Chemotherapy-induced acral erythema (also known as palmar-plantar erythrodysesthesia
, palmoplantar erythrodysesthesia
, or hand-foot syndrome
) is reddening, swelling, numbness, and desquamation (skin sloughing or peeling) on palms of the hands and soles of the feet (and, occasionally, on the knees, elbows, and elsewhere) that can occur after chemotherapy in patients with cancer. Hand-foot syndrome is also rarely seen in sickle-cell disease. These skin changes are usually well demarcated.
Acral erythema typically disappears within a few weeks after discontinuation of the offending drug.
The symptoms can occur anywhere between days to months after administration of the offending medication, depending on the dose and speed of administration. The patient first experiences tingling and/or numbness of the palms and soles that evolves into painful, symmetric, and well-demarcated swelling and red plaques. This is followed by peeling of the skin and resolution of the symptoms.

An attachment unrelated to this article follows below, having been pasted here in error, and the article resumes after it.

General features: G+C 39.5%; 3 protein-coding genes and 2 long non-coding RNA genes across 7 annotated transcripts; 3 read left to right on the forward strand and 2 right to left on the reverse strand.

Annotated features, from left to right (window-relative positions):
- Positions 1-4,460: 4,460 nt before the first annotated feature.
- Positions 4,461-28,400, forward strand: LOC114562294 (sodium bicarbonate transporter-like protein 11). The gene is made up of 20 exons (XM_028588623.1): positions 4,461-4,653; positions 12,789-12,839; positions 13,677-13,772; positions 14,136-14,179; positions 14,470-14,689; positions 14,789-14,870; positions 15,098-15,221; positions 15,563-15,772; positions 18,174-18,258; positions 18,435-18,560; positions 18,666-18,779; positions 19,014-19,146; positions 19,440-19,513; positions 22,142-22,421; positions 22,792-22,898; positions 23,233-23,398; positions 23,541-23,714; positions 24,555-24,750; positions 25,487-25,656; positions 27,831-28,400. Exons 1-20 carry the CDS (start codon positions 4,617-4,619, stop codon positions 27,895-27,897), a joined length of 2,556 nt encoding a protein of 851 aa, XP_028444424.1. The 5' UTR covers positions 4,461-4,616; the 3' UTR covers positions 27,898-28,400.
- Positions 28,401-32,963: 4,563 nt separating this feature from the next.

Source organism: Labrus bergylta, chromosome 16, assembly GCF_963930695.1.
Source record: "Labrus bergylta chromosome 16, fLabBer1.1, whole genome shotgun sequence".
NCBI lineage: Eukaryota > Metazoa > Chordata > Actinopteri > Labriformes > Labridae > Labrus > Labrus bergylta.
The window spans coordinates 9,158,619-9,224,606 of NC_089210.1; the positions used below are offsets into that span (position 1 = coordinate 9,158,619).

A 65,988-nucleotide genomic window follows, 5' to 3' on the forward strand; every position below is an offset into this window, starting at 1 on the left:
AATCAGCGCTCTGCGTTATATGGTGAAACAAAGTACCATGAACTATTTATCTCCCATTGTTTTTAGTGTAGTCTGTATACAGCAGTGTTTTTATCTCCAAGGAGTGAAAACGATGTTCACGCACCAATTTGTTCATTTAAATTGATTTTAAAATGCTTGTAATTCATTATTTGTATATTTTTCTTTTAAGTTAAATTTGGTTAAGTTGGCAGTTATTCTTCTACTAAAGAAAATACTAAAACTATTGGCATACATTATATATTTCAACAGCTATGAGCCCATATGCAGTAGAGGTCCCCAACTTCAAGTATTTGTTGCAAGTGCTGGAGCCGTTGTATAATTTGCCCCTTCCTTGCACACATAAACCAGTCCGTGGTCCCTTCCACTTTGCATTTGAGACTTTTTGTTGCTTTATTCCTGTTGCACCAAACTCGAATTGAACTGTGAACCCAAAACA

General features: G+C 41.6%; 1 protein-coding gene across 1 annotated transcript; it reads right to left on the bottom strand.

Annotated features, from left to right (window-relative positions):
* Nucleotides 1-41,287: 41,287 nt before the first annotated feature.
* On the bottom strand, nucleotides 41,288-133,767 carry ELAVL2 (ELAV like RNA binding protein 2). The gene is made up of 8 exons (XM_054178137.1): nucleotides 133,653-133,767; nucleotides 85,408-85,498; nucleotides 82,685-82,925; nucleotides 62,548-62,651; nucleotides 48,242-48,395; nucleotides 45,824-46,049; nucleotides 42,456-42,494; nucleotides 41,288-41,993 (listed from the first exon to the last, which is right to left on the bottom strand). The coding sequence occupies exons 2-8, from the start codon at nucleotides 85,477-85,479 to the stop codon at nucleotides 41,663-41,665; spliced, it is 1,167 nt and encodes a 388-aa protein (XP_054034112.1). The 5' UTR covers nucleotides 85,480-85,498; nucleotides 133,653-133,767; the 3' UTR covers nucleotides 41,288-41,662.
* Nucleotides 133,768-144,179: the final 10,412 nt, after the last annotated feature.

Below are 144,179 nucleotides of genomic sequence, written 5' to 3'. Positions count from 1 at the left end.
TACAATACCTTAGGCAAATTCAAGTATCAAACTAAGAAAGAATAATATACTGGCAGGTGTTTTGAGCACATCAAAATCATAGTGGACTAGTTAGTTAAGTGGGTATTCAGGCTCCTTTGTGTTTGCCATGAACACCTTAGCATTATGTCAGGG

Acral erythema is a common adverse reaction to cytotoxic chemotherapy drugs, particularly cabozantinib, cytarabine, doxorubicin, and fluorouracil and its prodrug capecitabine.
The main treatment is discontinuation of the offending drug, and symptomatic treatment to provide analgesia, lessen edema, and prevent superinfection. However, the treatment for the underlying cancer of the patient must not be neglected. Often, the discontinued drug can be substituted with another cancer drug or cancer treatment.
Symptomatic treatment can include wound care, elevation, and pain medication. Corticosteroids and pyridoxine have also been used to relieve symptoms.
The cooling of hands and feet during chemotherapy may help prevent the reaction.
Adapted from Wikipedia, the free encyclopedia. Internet. Accessed on October 25, 2016.